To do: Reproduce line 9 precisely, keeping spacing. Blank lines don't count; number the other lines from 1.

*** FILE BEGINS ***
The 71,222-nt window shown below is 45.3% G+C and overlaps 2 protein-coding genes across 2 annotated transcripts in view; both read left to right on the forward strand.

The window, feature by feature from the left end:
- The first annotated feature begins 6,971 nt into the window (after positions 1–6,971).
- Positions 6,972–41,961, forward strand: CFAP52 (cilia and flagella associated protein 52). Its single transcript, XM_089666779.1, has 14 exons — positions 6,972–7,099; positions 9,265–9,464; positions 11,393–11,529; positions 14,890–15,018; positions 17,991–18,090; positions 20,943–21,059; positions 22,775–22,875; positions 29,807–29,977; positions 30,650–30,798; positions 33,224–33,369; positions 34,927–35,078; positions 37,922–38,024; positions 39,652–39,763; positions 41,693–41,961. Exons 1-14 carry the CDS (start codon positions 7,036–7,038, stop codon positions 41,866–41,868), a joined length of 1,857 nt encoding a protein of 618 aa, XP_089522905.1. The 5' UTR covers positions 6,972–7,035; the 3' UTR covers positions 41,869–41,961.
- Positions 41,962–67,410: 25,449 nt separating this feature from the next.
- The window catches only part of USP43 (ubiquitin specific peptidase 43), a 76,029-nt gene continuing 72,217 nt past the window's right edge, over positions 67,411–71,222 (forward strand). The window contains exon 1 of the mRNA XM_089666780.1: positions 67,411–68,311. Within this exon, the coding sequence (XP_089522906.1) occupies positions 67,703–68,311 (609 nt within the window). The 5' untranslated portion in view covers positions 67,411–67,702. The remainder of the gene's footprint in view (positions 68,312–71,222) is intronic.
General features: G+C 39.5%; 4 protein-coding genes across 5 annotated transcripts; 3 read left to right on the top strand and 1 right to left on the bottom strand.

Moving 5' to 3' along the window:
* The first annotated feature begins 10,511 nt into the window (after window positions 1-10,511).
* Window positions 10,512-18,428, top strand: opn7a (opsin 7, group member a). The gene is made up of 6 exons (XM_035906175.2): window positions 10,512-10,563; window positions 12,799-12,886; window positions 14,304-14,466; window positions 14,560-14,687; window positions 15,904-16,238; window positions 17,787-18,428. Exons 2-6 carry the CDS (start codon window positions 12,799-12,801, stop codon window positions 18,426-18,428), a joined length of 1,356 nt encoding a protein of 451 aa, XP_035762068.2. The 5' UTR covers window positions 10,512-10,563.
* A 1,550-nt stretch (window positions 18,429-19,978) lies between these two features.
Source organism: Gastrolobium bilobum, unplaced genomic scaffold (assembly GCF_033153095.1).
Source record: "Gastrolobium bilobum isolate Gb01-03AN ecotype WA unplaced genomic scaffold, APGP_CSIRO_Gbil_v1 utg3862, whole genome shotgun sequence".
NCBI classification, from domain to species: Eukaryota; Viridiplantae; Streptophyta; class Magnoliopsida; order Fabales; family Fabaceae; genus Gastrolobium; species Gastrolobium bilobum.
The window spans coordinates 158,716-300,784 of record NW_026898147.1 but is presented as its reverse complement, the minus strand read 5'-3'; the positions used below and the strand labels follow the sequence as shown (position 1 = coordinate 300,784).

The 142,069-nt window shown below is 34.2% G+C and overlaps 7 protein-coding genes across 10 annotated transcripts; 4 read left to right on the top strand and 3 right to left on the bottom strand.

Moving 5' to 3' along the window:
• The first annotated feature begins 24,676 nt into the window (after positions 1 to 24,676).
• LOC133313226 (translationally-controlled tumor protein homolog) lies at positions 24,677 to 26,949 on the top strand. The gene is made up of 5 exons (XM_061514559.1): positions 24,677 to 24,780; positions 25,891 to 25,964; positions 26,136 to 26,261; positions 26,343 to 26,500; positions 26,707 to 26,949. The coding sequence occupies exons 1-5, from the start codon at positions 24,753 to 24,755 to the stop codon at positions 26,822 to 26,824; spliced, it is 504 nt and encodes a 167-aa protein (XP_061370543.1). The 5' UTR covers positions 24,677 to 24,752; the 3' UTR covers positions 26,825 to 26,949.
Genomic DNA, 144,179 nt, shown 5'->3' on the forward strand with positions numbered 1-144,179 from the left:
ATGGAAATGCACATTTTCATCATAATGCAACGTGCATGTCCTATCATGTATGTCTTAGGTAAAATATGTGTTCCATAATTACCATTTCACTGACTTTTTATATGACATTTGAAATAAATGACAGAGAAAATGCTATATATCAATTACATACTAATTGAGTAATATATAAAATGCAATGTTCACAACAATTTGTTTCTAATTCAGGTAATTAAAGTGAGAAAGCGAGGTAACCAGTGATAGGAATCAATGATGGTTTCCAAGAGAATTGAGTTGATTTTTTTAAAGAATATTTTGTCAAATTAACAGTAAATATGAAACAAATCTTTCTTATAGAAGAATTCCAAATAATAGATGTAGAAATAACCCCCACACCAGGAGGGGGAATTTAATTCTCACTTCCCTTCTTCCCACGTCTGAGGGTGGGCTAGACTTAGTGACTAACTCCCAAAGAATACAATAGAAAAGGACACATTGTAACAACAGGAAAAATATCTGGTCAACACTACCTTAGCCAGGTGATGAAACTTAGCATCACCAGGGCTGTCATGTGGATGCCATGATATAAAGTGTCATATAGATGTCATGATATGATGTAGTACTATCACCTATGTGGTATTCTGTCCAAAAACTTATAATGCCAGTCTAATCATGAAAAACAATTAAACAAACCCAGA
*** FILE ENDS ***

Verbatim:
* The first annotated feature begins 10,511 nt into the window (after window positions 1-10,511).